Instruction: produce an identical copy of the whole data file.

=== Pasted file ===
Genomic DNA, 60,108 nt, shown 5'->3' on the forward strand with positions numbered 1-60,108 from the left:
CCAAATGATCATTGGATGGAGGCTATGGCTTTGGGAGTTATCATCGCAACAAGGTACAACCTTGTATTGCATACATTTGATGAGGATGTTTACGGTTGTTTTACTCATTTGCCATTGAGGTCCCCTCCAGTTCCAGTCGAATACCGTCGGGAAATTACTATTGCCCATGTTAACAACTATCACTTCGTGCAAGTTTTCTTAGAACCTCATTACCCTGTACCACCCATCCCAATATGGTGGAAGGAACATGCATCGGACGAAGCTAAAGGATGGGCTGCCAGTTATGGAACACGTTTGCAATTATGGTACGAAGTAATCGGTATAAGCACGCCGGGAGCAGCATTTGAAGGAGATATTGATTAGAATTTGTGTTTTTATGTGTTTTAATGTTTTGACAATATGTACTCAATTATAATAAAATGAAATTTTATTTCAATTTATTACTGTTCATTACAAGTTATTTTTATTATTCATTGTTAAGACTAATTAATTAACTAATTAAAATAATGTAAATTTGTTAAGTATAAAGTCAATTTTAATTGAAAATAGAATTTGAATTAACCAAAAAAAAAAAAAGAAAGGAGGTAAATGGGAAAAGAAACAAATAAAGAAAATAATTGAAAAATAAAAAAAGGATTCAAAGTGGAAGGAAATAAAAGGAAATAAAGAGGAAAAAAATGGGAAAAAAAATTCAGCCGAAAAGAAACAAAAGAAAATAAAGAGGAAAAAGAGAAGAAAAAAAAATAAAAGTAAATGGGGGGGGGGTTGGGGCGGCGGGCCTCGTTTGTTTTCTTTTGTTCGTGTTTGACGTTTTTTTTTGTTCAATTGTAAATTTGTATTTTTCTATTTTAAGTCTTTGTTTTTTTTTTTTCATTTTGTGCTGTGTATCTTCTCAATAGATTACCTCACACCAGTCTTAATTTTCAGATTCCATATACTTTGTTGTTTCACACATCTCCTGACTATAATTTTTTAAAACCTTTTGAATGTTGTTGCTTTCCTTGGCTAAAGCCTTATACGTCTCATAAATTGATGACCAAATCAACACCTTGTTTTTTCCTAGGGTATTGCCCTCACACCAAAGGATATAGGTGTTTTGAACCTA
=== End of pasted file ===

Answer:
Genomic DNA, 60,108 nt, shown 5'->3' on the forward strand with positions numbered 1-60,108 from the left:
CCAAATGATCATTGGATGGAGGCTATGGCTTTGGGAGTTATCATCGCAACAAGGTACAACCTTGTATTGCATACATTTGATGAGGATGTTTACGGTTGTTTTACTCATTTGCCATTGAGGTCCCCTCCAGTTCCAGTCGAATACCGTCGGGAAATTACTATTGCCCATGTTAACAACTATCACTTCGTGCAAGTTTTCTTAGAACCTCATTACCCTGTACCACCCATCCCAATATGGTGGAAGGAACATGCATCGGACGAAGCTAAAGGATGGGCTGCCAGTTATGGAACACGTTTGCAATTATGGTACGAAGTAATCGGTATAAGCACGCCGGGAGCAGCATTTGAAGGAGATATTGATTAGAATTTGTGTTTTTATGTGTTTTAATGTTTTGACAATATGTACTCAATTATAATAAAATGAAATTTTATTTCAATTTATTACTGTTCATTACAAGTTATTTTTATTATTCATTGTTAAGACTAATTAATTAACTAATTAAAATAATGTAAATTTGTTAAGTATAAAGTCAATTTTAATTGAAAATAGAATTTGAATTAACCAAAAAAAAAAAAAGAAAGGAGGTAAATGGGAAAAGAAACAAATAAAGAAAATAATTGAAAAATAAAAAAAGGATTCAAAGTGGAAGGAAATAAAAGGAAATAAAGAGGAAAAAAATGGGAAAAAAAATTCAGCCGAAAAGAAACAAAAGAAAATAAAGAGGAAAAAGAGAAGAAAAAAAAATAAAAGTAAATGGGGGGGGGGTTGGGGCGGCGGGCCTCGTTTGTTTTCTTTTGTTCGTGTTTGACGTTTTTTTTTGTTCAATTGTAAATTTGTATTTTTCTATTTTAAGTCTTTGTTTTTTTTTTTTCATTTTGTGCTGTGTATCTTCTCAATAGATTACCTCACACCAGTCTTAATTTTCAGATTCCATATACTTTGTTGTTTCACACATCTCCTGACTATAATTTTTTAAAACCTTTTGAATGTTGTTGCTTTCCTTGGCTAAAGCCTTATACGTCTCATAAATTGATGACCAAATCAACACCTTGTTTTTTCCTAGGGTATTGCCCTCACACCAAAGGATATAGGTGTTTTGAACCTA